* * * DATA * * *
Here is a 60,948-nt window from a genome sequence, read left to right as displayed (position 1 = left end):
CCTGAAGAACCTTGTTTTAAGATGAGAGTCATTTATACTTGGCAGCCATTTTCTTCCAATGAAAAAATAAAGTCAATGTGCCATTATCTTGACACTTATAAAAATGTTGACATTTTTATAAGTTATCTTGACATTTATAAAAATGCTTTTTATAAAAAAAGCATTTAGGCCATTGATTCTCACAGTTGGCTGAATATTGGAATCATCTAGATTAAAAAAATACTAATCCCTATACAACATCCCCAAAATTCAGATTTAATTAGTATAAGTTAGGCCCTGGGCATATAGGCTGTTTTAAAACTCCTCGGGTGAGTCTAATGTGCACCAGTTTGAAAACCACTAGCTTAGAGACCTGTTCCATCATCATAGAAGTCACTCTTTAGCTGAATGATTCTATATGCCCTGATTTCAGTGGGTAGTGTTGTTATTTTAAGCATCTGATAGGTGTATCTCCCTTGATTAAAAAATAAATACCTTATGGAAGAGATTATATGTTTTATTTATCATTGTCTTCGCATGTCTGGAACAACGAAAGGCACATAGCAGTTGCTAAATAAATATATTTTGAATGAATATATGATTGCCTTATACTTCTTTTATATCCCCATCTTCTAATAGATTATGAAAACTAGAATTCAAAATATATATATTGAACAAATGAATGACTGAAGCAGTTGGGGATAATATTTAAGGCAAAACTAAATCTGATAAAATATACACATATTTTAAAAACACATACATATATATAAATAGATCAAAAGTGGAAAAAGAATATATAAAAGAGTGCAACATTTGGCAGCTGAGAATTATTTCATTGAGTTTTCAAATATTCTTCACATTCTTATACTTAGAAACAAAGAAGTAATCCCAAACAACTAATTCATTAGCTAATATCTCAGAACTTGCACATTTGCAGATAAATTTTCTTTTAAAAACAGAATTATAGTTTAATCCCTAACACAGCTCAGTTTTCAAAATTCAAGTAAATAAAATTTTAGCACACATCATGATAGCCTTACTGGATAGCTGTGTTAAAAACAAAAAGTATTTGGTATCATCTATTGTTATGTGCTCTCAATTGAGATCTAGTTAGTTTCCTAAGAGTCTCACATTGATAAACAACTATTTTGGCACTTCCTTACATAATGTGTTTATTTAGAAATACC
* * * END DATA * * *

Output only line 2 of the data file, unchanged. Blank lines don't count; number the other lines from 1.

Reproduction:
CCTGAAGAACCTTGTTTTAAGATGAGAGTCATTTATACTTGGCAGCCATTTTCTTCCAATGAAAAAATAAAGTCAATGTGCCATTATCTTGACACTTATAAAAATGTTGACATTTTTATAAGTTATCTTGACATTTATAAAAATGCTTTTTATAAAAAAAGCATTTAGGCCATTGATTCTCACAGTTGGCTGAATATTGGAATCATCTAGATTAAAAAAATACTAATCCCTATACAACATCCCCAAAATTCAGATTTAATTAGTATAAGTTAGGCCCTGGGCATATAGGCTGTTTTAAAACTCCTCGGGTGAGTCTAATGTGCACCAGTTTGAAAACCACTAGCTTAGAGACCTGTTCCATCATCATAGAAGTCACTCTTTAGCTGAATGATTCTATATGCCCTGATTTCAGTGGGTAGTGTTGTTATTTTAAGCATCTGATAGGTGTATCTCCCTTGATTAAAAAATAAATACCTTATGGAAGAGATTATATGTTTTATTTATCATTGTCTTCGCATGTCTGGAACAACGAAAGGCACATAGCAGTTGCTAAATAAATATATTTTGAATGAATATATGATTGCCTTATACTTCTTTTATATCCCCATCTTCTAATAGATTATGAAAACTAGAATTCAAAATATATATATTGAACAAATGAATGACTGAAGCAGTTGGGGATAATATTTAAGGCAAAACTAAATCTGATAAAATATACACATATTTTAAAAACACATACATATATATAAATAGATCAAAAGTGGAAAAAGAATATATAAAAGAGTGCAACATTTGGCAGCTGAGAATTATTTCATTGAGTTTTCAAATATTCTTCACATTCTTATACTTAGAAACAAAGAAGTAATCCCAAACAACTAATTCATTAGCTAATATCTCAGAACTTGCACATTTGCAGATAAATTTTCTTTTAAAAACAGAATTATAGTTTAATCCCTAACACAGCTCAGTTTTCAAAATTCAAGTAAATAAAATTTTAGCACACATCATGATAGCCTTACTGGATAGCTGTGTTAAAAACAAAAAGTATTTGGTATCATCTATTGTTATGTGCTCTCAATTGAGATCTAGTTAGTTTCCTAAGAGTCTCACATTGATAAACAACTATTTTGGCACTTCCTTACATAATGTGTTTATTTAGAAATACC